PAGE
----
Foreign Policy and Prospect magazine held voting for the top 100 public intellectuals earlier this year. The results are available now. They are surprising at first, and then not. The top 10 were all Muslims, a result that arose from bald politicking and religious and national identification among the voters. Although this might invalidate the results for some, they are still important for two reasons:
1) It shows a genuine desire and effort by the Muslim intellectual class to bring their public debates into the global consciousness. The brightest people residing in Islamic states do not want to be isolated and misunderstood.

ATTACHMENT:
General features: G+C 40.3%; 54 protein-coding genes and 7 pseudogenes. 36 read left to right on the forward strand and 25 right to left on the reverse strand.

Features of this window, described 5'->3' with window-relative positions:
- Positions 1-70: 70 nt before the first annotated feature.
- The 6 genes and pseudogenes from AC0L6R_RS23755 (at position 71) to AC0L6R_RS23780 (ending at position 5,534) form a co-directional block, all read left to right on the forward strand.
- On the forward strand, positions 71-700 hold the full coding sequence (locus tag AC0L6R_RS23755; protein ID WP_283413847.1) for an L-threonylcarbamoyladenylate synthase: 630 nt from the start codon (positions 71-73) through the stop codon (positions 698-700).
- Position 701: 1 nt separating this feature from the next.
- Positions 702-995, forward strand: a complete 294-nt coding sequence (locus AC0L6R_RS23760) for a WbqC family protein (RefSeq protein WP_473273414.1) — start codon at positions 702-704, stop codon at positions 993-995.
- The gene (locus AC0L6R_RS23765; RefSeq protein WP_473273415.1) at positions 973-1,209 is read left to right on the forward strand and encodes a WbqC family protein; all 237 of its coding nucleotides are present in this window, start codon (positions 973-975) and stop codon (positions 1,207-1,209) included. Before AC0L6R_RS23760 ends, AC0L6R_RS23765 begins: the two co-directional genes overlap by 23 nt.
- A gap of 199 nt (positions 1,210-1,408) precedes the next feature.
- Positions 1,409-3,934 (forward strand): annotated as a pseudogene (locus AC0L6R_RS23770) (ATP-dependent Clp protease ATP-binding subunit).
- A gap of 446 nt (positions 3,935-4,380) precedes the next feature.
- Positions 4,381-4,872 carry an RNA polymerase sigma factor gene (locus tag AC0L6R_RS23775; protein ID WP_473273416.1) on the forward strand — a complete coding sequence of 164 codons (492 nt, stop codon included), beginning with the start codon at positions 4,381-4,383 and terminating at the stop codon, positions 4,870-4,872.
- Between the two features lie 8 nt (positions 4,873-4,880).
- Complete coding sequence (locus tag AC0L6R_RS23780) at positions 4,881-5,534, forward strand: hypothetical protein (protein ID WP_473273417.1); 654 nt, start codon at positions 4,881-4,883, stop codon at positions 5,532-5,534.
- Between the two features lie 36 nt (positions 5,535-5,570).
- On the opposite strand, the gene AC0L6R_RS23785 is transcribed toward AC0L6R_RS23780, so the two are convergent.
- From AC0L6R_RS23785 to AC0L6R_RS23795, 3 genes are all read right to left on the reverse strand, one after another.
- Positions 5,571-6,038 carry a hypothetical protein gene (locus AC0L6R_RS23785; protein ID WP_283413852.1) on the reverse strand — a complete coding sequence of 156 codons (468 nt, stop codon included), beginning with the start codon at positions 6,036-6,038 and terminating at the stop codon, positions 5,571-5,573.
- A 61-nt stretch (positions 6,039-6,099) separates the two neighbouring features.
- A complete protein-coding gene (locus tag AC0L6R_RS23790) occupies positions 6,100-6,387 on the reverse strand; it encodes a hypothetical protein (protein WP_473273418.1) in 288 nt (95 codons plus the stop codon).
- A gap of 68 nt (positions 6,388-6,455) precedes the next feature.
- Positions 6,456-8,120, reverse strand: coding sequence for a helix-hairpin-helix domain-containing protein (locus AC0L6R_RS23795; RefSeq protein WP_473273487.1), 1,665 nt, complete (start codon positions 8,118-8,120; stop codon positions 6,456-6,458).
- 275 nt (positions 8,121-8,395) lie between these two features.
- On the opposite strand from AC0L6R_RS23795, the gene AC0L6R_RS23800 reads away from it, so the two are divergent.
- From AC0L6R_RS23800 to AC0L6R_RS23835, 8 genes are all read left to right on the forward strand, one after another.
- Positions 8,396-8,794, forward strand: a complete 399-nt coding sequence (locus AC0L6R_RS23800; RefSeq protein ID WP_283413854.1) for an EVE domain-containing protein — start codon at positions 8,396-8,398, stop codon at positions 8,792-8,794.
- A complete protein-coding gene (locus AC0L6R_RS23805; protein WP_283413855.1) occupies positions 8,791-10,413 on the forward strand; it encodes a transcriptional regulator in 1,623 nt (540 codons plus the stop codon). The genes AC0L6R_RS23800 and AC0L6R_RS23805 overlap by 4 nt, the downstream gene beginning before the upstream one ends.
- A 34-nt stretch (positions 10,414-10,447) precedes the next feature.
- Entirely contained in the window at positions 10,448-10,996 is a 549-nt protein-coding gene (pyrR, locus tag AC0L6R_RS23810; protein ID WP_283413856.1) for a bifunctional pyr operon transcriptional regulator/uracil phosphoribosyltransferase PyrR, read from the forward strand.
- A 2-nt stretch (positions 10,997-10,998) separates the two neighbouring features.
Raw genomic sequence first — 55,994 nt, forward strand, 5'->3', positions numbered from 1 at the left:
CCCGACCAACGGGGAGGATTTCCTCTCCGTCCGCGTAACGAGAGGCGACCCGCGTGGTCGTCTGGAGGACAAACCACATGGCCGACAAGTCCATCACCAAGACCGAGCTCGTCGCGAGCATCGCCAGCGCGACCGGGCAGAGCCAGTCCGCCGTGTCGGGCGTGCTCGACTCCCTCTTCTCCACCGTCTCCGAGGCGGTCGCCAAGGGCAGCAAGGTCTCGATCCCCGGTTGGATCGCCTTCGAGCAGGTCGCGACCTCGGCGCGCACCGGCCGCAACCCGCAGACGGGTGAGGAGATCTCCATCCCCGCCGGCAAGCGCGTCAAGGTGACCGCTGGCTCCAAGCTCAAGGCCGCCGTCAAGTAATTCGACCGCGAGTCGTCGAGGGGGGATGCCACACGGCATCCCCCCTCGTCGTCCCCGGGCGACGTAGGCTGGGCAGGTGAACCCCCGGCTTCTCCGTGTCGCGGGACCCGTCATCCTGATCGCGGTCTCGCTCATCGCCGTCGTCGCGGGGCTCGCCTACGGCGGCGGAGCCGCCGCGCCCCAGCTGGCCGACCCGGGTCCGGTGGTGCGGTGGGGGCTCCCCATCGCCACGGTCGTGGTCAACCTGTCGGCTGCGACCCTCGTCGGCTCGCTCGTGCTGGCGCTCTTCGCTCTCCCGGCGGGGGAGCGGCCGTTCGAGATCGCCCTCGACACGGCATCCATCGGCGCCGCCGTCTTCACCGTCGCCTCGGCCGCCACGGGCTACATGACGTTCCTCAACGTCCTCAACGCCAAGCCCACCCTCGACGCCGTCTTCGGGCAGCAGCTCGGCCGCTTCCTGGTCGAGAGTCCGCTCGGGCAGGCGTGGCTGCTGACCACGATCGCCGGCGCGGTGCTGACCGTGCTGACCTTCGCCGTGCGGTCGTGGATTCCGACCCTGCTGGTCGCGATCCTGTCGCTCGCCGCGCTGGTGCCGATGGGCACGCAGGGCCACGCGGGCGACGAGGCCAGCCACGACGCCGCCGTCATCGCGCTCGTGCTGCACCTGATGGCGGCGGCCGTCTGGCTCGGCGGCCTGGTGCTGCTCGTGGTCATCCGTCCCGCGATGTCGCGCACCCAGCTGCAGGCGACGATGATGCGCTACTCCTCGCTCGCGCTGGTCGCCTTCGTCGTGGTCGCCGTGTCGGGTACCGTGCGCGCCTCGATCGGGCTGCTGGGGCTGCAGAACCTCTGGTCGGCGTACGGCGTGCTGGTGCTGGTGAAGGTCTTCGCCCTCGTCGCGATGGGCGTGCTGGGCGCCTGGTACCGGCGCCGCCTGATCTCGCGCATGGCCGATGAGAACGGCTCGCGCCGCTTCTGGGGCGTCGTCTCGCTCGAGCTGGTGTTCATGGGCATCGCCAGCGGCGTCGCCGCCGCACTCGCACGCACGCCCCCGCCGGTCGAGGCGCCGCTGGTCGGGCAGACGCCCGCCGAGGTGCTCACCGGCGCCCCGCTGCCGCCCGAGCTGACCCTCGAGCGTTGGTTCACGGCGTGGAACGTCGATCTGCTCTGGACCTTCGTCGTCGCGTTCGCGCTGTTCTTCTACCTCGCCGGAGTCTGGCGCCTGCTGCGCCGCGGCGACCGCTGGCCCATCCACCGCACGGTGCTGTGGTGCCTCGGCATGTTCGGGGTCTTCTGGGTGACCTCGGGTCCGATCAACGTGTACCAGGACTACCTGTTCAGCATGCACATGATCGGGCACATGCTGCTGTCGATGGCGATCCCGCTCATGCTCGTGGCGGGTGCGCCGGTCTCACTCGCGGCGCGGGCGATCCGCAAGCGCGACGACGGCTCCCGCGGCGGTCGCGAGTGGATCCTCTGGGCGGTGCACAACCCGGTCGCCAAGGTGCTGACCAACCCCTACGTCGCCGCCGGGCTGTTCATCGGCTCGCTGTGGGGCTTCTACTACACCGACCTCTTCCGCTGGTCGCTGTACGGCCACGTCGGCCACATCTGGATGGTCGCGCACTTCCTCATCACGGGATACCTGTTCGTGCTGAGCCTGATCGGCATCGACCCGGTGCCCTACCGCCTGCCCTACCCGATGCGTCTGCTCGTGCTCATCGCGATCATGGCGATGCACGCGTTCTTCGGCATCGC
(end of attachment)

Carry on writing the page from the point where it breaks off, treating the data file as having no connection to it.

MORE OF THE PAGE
2) This is a valuable education for people in the West (and around the world). To be honest, I had only ever heard of four of the men (and they’re all men) in the top ten. And among those, I had only a passing familiarity with three of them.
Perhaps I am horribly uninformed, or perhaps not. I will confess that my five votes were biased towards the West (they’re either American or English), though there were many more that I wished I could have voted for. In any case, I chose:
The results are also interesting because you know the people on the list care about where they rank. Salman Rushdie beat Christopher Hitchens (Amis wasn’t even on the list). Poor Ian Buruma finished dead last. Thomas Friedman was in the middle of the pack. And still other names shouldn’t have been there at all (I’ll leave you to judge who).
In any case, the results merit consideration, so here you go: